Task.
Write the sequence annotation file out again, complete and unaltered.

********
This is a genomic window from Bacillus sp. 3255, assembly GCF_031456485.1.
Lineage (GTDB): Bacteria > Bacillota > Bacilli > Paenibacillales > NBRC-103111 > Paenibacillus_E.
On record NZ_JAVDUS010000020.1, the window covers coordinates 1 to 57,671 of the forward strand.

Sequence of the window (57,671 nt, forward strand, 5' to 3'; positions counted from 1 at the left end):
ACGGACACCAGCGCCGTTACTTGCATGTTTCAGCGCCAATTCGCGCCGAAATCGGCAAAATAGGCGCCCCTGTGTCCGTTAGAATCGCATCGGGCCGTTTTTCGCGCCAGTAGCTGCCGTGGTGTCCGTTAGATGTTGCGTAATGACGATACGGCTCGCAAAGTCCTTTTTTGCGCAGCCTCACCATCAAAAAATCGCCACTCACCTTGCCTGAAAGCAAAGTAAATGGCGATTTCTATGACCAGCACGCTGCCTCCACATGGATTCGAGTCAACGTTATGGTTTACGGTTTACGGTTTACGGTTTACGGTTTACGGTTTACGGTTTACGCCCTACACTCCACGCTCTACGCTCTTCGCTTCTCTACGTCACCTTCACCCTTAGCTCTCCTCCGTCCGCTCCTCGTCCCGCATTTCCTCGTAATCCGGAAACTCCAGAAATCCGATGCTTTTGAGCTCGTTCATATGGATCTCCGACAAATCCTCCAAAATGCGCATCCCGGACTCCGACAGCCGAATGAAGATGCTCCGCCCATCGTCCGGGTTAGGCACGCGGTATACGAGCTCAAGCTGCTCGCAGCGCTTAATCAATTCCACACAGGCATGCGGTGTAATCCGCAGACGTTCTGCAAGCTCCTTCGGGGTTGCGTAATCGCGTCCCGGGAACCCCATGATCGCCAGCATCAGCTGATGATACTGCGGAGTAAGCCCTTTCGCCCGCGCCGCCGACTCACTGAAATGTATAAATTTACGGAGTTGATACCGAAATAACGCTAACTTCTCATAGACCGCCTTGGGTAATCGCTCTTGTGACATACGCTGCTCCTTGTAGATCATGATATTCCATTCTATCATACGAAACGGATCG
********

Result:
This is a genomic window from Bacillus sp. 3255, assembly GCF_031456485.1.
Lineage (GTDB): Bacteria > Bacillota > Bacilli > Paenibacillales > NBRC-103111 > Paenibacillus_E.
On record NZ_JAVDUS010000020.1, the window covers coordinates 1 to 57,671 of the forward strand.

Sequence of the window (57,671 nt, forward strand, 5' to 3'; positions counted from 1 at the left end):
ACGGACACCAGCGCCGTTACTTGCATGTTTCAGCGCCAATTCGCGCCGAAATCGGCAAAATAGGCGCCCCTGTGTCCGTTAGAATCGCATCGGGCCGTTTTTCGCGCCAGTAGCTGCCGTGGTGTCCGTTAGATGTTGCGTAATGACGATACGGCTCGCAAAGTCCTTTTTTGCGCAGCCTCACCATCAAAAAATCGCCACTCACCTTGCCTGAAAGCAAAGTAAATGGCGATTTCTATGACCAGCACGCTGCCTCCACATGGATTCGAGTCAACGTTATGGTTTACGGTTTACGGTTTACGGTTTACGGTTTACGGTTTACGGTTTACGCCCTACACTCCACGCTCTACGCTCTTCGCTTCTCTACGTCACCTTCACCCTTAGCTCTCCTCCGTCCGCTCCTCGTCCCGCATTTCCTCGTAATCCGGAAACTCCAGAAATCCGATGCTTTTGAGCTCGTTCATATGGATCTCCGACAAATCCTCCAAAATGCGCATCCCGGACTCCGACAGCCGAATGAAGATGCTCCGCCCATCGTCCGGGTTAGGCACGCGGTATACGAGCTCAAGCTGCTCGCAGCGCTTAATCAATTCCACACAGGCATGCGGTGTAATCCGCAGACGTTCTGCAAGCTCCTTCGGGGTTGCGTAATCGCGTCCCGGGAACCCCATGATCGCCAGCATCAGCTGATGATACTGCGGAGTAAGCCCTTTCGCCCGCGCCGCCGACTCACTGAAATGTATAAATTTACGGAGTTGATACCGAAATAACGCTAACTTCTCATAGACCGCCTTGGGTAATCGCTCTTGTGACATACGCTGCTCCTTGTAGATCATGATATTCCATTCTATCATACGAAACGGATCG